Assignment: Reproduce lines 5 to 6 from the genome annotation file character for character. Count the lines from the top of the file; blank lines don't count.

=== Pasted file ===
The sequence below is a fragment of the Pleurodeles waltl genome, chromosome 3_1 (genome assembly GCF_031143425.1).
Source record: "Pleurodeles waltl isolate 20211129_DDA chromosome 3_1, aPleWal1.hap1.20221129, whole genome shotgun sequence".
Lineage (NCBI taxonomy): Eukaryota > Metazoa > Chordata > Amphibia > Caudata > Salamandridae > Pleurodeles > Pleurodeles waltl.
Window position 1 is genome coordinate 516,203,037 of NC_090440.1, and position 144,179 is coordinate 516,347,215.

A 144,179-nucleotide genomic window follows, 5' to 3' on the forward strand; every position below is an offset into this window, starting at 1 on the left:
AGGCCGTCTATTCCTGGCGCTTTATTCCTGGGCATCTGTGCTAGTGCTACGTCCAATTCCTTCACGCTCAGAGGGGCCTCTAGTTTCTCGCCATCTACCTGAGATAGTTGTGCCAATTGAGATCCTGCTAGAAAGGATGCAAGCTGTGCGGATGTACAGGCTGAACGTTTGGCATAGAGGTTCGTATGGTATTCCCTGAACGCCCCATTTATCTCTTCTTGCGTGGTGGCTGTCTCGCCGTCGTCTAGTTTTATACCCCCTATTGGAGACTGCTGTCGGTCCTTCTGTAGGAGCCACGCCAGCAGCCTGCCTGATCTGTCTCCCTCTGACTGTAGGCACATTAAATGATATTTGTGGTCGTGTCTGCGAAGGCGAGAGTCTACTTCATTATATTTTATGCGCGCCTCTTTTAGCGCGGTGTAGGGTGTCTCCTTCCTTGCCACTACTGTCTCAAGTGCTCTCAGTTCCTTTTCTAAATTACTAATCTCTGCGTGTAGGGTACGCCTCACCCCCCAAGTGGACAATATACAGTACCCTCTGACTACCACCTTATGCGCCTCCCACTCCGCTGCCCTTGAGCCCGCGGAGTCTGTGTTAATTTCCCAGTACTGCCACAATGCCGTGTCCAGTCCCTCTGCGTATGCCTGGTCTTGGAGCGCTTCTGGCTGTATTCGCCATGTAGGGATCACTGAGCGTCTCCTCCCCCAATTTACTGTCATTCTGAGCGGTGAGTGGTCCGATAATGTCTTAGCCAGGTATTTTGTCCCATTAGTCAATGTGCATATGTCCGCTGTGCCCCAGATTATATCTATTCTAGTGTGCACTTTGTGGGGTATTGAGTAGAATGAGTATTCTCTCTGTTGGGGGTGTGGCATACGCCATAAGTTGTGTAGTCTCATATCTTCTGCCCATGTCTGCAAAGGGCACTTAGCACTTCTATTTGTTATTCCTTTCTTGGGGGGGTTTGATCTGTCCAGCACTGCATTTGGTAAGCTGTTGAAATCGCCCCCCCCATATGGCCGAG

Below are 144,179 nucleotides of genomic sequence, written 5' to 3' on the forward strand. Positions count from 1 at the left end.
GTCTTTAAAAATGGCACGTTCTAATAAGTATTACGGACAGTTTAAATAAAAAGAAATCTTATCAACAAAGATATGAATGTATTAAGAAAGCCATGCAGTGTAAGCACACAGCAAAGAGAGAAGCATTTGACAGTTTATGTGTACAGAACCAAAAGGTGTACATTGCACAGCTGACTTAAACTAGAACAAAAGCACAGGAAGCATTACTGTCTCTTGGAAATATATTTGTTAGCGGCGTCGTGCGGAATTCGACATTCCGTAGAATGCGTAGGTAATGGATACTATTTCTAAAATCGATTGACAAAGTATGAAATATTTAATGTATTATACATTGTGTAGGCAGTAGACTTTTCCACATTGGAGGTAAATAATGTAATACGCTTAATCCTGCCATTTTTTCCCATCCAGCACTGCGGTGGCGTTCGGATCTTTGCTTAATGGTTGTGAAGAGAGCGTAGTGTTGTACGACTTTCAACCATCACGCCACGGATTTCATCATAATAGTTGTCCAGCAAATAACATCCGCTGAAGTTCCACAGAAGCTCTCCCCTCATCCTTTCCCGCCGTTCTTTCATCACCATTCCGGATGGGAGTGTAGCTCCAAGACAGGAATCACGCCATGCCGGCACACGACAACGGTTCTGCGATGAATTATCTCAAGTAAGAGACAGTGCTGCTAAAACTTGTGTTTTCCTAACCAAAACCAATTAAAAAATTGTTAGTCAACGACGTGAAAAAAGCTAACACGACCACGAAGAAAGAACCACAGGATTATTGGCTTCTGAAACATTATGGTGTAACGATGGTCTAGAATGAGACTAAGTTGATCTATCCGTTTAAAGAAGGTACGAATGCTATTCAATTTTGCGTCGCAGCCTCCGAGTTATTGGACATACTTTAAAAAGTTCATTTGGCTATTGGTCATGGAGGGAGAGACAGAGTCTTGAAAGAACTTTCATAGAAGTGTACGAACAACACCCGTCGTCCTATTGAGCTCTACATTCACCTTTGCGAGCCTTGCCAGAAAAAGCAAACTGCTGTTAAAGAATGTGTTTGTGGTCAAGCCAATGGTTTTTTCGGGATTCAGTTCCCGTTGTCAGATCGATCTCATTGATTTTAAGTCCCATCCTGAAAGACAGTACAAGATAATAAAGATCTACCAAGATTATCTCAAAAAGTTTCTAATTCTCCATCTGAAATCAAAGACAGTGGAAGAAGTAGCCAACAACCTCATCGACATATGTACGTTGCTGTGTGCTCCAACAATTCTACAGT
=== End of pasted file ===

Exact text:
A 144,179-nucleotide genomic window follows, 5' to 3' on the forward strand; every position below is an offset into this window, starting at 1 on the left:
AGGCCGTCTATTCCTGGCGCTTTATTCCTGGGCATCTGTGCTAGTGCTACGTCCAATTCCTTCACGCTCAGAGGGGCCTCTAGTTTCTCGCCATCTACCTGAGATAGTTGTGCCAATTGAGATCCTGCTAGAAAGGATGCAAGCTGTGCGGATGTACAGGCTGAACGTTTGGCATAGAGGTTCGTATGGTATTCCCTGAACGCCCCATTTATCTCTTCTTGCGTGGTGGCTGTCTCGCCGTCGTCTAGTTTTATACCCCCTATTGGAGACTGCTGTCGGTCCTTCTGTAGGAGCCACGCCAGCAGCCTGCCTGATCTGTCTCCCTCTGACTGTAGGCACATTAAATGATATTTGTGGTCGTGTCTGCGAAGGCGAGAGTCTACTTCATTATATTTTATGCGCGCCTCTTTTAGCGCGGTGTAGGGTGTCTCCTTCCTTGCCACTACTGTCTCAAGTGCTCTCAGTTCCTTTTCTAAATTACTAATCTCTGCGTGTAGGGTACGCCTCACCCCCCAAGTGGACAATATACAGTACCCTCTGACTACCACCTTATGCGCCTCCCACTCCGCTGCCCTTGAGCCCGCGGAGTCTGTGTTAATTTCCCAGTACTGCCACAATGCCGTGTCCAGTCCCTCTGCGTATGCCTGGTCTTGGAGCGCTTCTGGCTGTATTCGCCATGTAGGGATCACTGAGCGTCTCCTCCCCCAATTTACTGTCATTCTGAGCGGTGAGTGGTCCGATAATGTCTTAGCCAGGTATTTTGTCCCATTAGTCAATGTGCATATGTCCGCTGTGCCCCAGATTATATCTATTCTAGTGTGCACTTTGTGGGGTATTGAGTAGAATGAGTATTCTCTCTGTTGGGGGTGTGGCATACGCCATAAGTTGTGTAGTCTCATATCTTCTGCCCATGTCTGCAAAGGGCACTTAGCACTTCTATTTGTTATTCCTTTCTTGGGGGGGTTTGATCTGTCCAGCACTGCATTTGGTAAGCTGTTGAAATCGCCCCCCCCATATGGCCGAG